A.M. Paced the kids at Onion Days in Payson. Next year I want to have our own Fast Running Blog races. I am tired of supporting raffle jogs. Consider this - with some very rare exceptions every race around here gives away a prize of greater value in a raffle than it does to the overall winner. What kind of message does this send? "We are all winners" -:) ? Why do we even race? Why even bother paying a timing company a thousand bucks to time the race, and then hold an award ceremony? Just bring everybody to the start, fire the gun, jog, everyone is a winner, then go straight to the raffle afterwards.
Yes, dealing with the reality that you are in a race you cannot win can be hard. At the start of the Minuteman 5 K it was announced that we would have an opportunity to win some cash. I knew that most of the crowd had a statistical zero chance of beating me, and yet I had a statistical zero chance of getting any cash. So much for the chance. There was no chance. Many runners approached me asking if I was going to win, or if I had won. They were rather shocked when I told them about the statistical zero, or, post-race, materialized zero. They could not comprehend the dreadful reality of that zero. Yet it is in those races if we choose to face our own inadequacy that we develop the strength to push ourselves and improve. Had I not chosen to face that dreadful zero earlier I would still be running 2:40 marathons.
So we went to the race. It was a 5 K. Benjamin ran by himself in 21:56, 20th place overall among men (out of 118 runners), chicked only 6 times (out of 134 runners), not bad for a kid. Splits were 6:45, 7:07, 7:22, 42. Won 1-9 division by over 6 minutes. Probably course record in his division, but they do not keep track of those. Beat everybody in 10-13 division as well. For some reason he was having a slow day. He ran 21:12 on a slower course 4 months ago. Two possibilities - his pants were too long and too moisture absorbing, and that slowed him down in the second half of the race when it started to rain. Or maybe he is just going through a growth spurt, and his cardio is lacking a bit. In any case, 21:56 is quite a respectable time for a 9 year old, so I am not going to worry about it.
I paced Jenny while pushing Jacob and Joseph. She was doing well in the first mile and a little after, acting feisty, having fun passing people. First mile in 7:26, a slight downhill. The second mile was a mild uphill, and we started to get some minor headwind as well. She slowed down to 7:54. She caught up to a few adult girls in the third mile and that got her going a bit faster. Her next mile was 7:49. She ran 52 seconds from 3 miles to the finish, which I think was a little long. I ran the course two more times later for the mileage. First time around I hit that stretch in 51 seconds going about 7:20 pace, and second time around 49 seconds going around 6:30 pace (based on the split from 2 to 3). Jenny finished in 24:01, new PR by 1:03. 14th place among women overall. Won her age division (1-9), but the win was dimmed by the fact that there were only two girls running. However, she beat everybody in the 10-13 division as well, and set a course record I imagine - at least I have not seen a faster time in that division in the past. Only 43 out of 118 mostly adult men avoided the fate of being chicked by 8 year old Jenny.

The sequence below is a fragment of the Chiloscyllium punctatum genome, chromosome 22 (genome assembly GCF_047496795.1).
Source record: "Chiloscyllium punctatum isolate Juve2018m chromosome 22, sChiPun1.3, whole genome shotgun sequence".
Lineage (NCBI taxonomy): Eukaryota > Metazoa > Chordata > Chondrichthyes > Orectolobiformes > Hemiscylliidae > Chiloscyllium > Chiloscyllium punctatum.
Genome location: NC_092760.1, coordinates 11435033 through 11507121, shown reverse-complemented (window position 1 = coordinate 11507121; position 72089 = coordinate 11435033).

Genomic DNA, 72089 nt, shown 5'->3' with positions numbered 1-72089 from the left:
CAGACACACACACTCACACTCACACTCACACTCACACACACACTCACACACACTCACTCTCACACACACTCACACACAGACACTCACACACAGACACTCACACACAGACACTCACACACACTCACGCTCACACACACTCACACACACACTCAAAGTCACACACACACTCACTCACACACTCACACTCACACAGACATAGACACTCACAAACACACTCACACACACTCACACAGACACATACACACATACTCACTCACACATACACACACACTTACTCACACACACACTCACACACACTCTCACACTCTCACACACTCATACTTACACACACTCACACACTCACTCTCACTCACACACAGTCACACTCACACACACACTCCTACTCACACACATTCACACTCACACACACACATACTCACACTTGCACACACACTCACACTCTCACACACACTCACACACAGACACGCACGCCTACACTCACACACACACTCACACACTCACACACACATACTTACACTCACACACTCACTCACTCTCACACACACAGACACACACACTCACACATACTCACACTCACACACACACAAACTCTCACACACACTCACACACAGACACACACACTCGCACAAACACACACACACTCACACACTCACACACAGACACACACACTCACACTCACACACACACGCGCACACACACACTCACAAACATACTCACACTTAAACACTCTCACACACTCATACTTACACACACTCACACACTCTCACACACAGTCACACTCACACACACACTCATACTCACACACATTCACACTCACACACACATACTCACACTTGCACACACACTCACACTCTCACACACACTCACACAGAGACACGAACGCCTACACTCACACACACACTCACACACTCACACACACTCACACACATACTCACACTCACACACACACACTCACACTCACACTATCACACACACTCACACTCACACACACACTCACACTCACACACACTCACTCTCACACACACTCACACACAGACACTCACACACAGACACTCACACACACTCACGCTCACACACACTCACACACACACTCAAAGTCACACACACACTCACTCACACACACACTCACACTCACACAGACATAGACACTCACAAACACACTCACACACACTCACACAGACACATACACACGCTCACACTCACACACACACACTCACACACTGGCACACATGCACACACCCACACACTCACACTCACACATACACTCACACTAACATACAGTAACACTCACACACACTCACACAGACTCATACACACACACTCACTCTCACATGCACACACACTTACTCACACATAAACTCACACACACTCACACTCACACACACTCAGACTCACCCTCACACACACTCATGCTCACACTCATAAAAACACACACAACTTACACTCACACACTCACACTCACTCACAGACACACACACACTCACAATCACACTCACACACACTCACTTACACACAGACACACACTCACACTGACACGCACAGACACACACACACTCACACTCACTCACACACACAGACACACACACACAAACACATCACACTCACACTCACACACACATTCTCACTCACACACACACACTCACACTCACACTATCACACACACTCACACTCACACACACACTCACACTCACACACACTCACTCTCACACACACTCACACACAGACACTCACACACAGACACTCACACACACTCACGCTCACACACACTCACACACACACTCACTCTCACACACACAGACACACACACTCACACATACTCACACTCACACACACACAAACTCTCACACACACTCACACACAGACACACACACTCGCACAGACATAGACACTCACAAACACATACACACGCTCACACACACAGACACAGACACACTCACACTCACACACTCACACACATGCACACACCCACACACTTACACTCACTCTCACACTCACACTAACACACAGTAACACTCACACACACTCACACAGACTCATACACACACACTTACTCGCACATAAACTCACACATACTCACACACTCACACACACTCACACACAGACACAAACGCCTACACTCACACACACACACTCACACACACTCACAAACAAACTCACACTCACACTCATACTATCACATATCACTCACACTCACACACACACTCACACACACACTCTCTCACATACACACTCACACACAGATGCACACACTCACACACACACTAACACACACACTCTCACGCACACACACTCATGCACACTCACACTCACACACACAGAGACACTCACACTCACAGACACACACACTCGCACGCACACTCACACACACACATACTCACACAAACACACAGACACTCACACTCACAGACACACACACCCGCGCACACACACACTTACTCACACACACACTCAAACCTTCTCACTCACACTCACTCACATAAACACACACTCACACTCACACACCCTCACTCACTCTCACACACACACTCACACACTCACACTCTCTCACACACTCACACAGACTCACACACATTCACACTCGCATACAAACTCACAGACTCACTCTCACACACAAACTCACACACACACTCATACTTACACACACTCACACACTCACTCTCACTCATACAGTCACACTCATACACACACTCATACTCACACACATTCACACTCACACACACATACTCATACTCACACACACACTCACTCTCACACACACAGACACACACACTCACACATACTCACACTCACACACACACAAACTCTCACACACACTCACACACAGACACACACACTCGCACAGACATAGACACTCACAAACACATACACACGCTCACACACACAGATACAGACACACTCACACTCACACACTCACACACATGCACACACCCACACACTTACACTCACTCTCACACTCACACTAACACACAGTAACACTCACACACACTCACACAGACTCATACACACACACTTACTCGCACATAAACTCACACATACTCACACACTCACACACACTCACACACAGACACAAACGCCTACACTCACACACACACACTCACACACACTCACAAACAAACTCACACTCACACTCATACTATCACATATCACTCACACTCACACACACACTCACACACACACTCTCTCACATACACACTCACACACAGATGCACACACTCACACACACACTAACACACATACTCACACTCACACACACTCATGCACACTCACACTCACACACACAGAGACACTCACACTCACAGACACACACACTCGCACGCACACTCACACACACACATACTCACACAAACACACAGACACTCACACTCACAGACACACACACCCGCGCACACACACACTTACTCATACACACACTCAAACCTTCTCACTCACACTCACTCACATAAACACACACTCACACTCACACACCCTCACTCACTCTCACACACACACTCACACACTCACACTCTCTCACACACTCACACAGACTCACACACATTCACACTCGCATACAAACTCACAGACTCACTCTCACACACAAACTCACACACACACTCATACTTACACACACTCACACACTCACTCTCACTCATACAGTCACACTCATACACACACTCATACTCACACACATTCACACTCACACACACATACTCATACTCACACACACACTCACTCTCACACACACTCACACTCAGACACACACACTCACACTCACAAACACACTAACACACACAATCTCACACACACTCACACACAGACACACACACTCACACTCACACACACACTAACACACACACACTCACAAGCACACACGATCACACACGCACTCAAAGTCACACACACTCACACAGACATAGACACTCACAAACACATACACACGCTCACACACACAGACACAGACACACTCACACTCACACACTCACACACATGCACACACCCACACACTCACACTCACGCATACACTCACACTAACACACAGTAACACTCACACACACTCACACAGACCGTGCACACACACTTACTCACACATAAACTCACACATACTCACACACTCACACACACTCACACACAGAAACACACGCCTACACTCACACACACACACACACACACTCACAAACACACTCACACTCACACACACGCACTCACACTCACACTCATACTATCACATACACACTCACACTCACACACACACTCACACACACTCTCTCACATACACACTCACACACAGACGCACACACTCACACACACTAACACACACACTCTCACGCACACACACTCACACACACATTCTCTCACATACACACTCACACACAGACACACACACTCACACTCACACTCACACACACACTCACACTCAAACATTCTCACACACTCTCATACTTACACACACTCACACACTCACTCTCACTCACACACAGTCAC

Julia paced Marion, sort of. That was a way of finding something productive to do for Julia during the race. I thought that if we gave Julia pacing responsibilities she would be able to mentally handle a 5 K better. They ran together, then Julia took off, then got tired and walked, then Marion caught up to her, then at the end after I had come back Marion picked it up, and Julia started to struggle and fell back a bit. Marion got 30:57. Julia ran 31:12, but she was not officially in the race.
Sarah being 32 weeks pregnant ran 34:37, and finished 91st out of 131 women. That is a huge late pregnancy PR for her. She inspired me to create a new concept - virtual pregnancy. You do not have to be a woman to be virtually pregnant. If you are under 50, are not actually pregnant, and cannot break 34:37 in a 5 K, you are virtually pregnant. What is special about Sarah is that she is not a super-athlete. Her all-time 5 K PR is 24:19. So a 34:37 5 K can reasonably be used as some basic health test. If you cannot break it, it is a condition (virtual pregnancy), and it is probably time to make some life style changes.
Ran some more mile afterwards to make the total of 12, including running the 5 K course twice. Second time around decided to beat Benjamin's time, picked up the pace a bit, and got 21:22. Had to run 6:30 pace at the end to do it. Noticed that the difference between 6:30 and 7:20 for me is mostly in the focus. 7:20 = light breathing while spacing out, 6:30 = same breathing as 7:20 but a lot more focus.
Finished at Marion's house.
A.M-2. Michelle had another 4 miles in her, so we plotted against Marion and convinced/tricked her into going with us on a bike for another 4 miles. Just as we got out the door it started raining very hard including hail. Hail always makes me think of a scripture in Helaman 5:12 in the Book of Mormon which basically says that the winds and the hailstorms of the devil have no power of those who build their foundation on Christ.
At the end of the run I remember Ted telling me about Bill Dillinger coaching him at Oregon and the surprise challenges at the end of a workout. So I figured Michelle could use one of those, and I challenged her to run hard to the end. Then Marion challenged me to beat her, and that gave me a chance to turn my legs over a bit.
Five Fingers - 1243.27 miles.